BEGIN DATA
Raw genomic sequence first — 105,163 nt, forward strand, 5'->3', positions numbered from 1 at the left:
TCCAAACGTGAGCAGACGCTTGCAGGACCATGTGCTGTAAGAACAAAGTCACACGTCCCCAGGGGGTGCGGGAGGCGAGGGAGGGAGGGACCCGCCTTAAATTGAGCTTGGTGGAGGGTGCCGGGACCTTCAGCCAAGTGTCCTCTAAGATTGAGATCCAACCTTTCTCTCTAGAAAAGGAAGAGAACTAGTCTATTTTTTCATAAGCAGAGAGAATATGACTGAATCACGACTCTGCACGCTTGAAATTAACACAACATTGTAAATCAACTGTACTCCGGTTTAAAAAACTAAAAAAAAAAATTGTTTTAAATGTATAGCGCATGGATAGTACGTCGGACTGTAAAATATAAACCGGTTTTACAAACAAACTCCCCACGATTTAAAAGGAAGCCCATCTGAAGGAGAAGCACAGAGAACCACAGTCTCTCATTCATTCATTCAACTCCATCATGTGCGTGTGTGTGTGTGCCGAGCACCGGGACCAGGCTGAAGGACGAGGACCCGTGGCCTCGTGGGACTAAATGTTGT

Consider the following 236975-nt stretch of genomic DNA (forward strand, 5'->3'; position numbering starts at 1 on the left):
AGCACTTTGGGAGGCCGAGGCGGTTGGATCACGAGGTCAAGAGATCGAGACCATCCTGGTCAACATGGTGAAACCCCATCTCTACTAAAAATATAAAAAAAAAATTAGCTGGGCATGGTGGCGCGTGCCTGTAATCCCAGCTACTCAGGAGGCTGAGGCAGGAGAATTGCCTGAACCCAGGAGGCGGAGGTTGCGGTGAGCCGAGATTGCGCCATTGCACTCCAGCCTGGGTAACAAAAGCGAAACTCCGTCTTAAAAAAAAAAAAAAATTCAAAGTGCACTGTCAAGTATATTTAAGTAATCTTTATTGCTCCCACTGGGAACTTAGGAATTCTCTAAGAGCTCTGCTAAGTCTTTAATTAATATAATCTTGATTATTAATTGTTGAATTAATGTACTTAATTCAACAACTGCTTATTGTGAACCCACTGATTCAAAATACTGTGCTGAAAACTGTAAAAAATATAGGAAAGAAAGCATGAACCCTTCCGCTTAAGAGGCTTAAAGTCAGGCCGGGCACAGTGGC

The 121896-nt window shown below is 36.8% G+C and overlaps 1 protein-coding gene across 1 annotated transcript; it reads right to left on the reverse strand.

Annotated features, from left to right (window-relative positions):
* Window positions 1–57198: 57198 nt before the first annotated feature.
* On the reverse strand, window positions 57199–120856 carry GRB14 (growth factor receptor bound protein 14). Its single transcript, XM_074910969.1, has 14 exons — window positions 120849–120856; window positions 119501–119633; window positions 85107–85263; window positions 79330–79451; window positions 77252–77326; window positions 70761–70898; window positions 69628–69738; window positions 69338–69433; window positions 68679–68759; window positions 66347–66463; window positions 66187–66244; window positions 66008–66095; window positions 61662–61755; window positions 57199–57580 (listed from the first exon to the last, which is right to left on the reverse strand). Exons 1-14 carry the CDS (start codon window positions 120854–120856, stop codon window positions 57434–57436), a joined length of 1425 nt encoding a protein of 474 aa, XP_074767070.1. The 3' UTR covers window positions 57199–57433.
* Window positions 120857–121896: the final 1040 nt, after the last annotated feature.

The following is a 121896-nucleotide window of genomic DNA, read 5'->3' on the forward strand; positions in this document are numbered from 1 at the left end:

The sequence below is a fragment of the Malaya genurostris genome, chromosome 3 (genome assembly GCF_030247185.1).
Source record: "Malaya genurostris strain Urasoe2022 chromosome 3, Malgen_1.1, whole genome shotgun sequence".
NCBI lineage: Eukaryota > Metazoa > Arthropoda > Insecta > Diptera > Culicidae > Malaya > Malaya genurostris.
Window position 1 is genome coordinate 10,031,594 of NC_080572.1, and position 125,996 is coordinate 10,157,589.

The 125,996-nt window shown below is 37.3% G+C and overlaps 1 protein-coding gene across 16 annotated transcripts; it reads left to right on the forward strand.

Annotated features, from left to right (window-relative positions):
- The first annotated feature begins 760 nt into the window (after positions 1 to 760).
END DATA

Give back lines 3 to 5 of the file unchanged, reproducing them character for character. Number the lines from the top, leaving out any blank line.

Consider the following 236975-nt stretch of genomic DNA (forward strand, 5'->3'; position numbering starts at 1 on the left):
AGCACTTTGGGAGGCCGAGGCGGTTGGATCACGAGGTCAAGAGATCGAGACCATCCTGGTCAACATGGTGAAACCCCATCTCTACTAAAAATATAAAAAAAAAATTAGCTGGGCATGGTGGCGCGTGCCTGTAATCCCAGCTACTCAGGAGGCTGAGGCAGGAGAATTGCCTGAACCCAGGAGGCGGAGGTTGCGGTGAGCCGAGATTGCGCCATTGCACTCCAGCCTGGGTAACAAAAGCGAAACTCCGTCTTAAAAAAAAAAAAAAATTCAAAGTGCACTGTCAAGTATATTTAAGTAATCTTTATTGCTCCCACTGGGAACTTAGGAATTCTCTAAGAGCTCTGCTAAGTCTTTAATTAATATAATCTTGATTATTAATTGTTGAATTAATGTACTTAATTCAACAACTGCTTATTGTGAACCCACTGATTCAAAATACTGTGCTGAAAACTGTAAAAAATATAGGAAAGAAAGCATGAACCCTTCCGCTTAAGAGGCTTAAAGTCAGGCCGGGCACAGTGGC

The 121896-nt window shown below is 36.8% G+C and overlaps 1 protein-coding gene across 1 annotated transcript; it reads right to left on the reverse strand.